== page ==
Jesus Gets Mundane
The text this week is Matthew 18: 15-20. This is a teaching text whereby Jesus is explaining how to go about dealing with division in the church. It may be that the Gospel writer, working sometime after the resurrection feels the need to address organizational issues, as it seems like it is taking Jesus awhile to return (as if He is on our timetable). It may just be a Jesus teaching that deals generally with how His followers are to treat one another when disputes inevitably arise.
In any event, it is all very mundane-quite churchy, in fact. Yet, this is a Jesus who is not naïve. Jesus knows that there will be disputes and disagreements in any community. They need not create lasting divisions, yet they may produce some who fall away from the larger group. The important lesson here is that Jesus offers a process for dealing with these disputes that is totally consistent with His message of love and forgiveness.
The main point Jesus makes in rolling out this process is to go slow. You do not start with a dramatic, hysterical reaction. In fact, you never get to that point. If there is a problem you go to the one you have a problem with, and wait for it…have a conversation. If you iron it out, then all is well. If this does not take care of the issue, then bring one or two others with you, and wait again…have another conversation.
Only if this does not work does Jesus counsel taking it to the wider church body. Only if this does not work is there to be a parting of ways. There is to be no disparagement, no violence, simply each going their own way. You know, like civilized adults. One supposes that Jesus would be saddened by such a turn of events, as we should be as well. Yet sometimes it happens. This is the reality of our human lives. That we do this in a measured and loving manner is what is of concern to Jesus here.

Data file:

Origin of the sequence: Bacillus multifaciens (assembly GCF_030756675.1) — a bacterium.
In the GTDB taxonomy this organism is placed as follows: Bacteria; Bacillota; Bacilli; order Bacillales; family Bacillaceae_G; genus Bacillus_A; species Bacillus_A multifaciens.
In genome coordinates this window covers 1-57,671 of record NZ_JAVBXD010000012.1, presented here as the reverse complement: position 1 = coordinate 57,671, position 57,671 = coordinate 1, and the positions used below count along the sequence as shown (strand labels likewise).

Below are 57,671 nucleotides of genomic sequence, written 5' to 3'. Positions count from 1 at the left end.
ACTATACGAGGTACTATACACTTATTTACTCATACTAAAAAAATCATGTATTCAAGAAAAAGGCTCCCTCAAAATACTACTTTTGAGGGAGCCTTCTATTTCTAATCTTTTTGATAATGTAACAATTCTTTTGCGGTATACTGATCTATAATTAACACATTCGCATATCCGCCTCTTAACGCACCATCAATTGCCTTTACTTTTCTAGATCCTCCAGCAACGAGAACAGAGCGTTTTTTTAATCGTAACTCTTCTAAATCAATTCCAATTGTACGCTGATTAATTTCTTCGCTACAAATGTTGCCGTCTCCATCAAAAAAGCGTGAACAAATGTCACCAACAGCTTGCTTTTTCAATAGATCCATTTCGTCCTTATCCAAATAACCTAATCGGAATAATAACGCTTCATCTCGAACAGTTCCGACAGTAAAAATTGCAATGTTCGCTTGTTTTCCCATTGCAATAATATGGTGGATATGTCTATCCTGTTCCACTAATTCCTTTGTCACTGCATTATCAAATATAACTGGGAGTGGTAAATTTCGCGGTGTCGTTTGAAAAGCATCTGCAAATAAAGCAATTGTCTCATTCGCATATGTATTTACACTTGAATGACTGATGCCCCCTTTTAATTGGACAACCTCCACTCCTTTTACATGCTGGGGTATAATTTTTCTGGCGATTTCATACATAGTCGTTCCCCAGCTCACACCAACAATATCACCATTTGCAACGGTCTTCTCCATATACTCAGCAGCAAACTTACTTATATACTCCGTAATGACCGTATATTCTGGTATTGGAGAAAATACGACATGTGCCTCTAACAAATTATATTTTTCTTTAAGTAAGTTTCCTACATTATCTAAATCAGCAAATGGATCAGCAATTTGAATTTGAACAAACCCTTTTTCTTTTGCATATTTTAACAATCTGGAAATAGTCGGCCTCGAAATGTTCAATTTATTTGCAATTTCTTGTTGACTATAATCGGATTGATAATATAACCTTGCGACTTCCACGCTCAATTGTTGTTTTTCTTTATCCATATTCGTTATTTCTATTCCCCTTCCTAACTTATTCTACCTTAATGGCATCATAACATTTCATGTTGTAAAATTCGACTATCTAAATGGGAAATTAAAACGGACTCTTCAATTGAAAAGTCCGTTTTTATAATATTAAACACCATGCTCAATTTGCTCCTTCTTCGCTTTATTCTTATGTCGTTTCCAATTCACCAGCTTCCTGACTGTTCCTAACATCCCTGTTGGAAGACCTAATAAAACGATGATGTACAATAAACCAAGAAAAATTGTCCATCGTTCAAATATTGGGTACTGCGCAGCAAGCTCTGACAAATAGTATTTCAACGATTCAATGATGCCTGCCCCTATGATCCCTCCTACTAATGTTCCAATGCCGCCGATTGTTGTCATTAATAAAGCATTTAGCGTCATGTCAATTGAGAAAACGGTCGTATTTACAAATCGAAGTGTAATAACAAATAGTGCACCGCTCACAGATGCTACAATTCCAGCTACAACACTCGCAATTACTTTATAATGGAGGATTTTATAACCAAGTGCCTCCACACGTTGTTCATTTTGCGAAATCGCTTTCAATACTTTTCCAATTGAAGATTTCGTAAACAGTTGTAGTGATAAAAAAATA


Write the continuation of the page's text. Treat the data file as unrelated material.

Authority and Responsibility
Jesus then grants specific authority to His followers when He says in Verse 18 that “whatever you bind on earth will be bound in heaven, and whatever you loose on earth will be loosed in heaven”. He is granting authority in these matters, yet at the same time saying that there will be earthly and heavenly consequences. This is as much a warning as it is an indication of trust. We must be responsible in the use of this temporal authority.
This cautionary note harkens back to Matthew 13 and the parable of the wheat and the weeds. Do not seek to pull up all the weeds as you will pull up good wheat as well, leave this to God. Also, when this passage talks about sin it is good to remember Matthew 7 and the parable of the log in our own eye. Look first to the ways we sin (the log in our eye), and only then deal with another’s sin (the speck in their eye).
If we keep these cautionary notes in mind, this passage can offer us a loving way to deal with situations that have gotten to the point where we need to address the issue, rather than let it fester. We take this advice to heart because we trust in our Lord and Savior Jesus the Christ. A trust that Jesus reinforces when He points out that where two or three are gathered in His name, Jesus is present (Verse 20). That is we come to this text with belief and try to implement it to obey.
Praise Be to God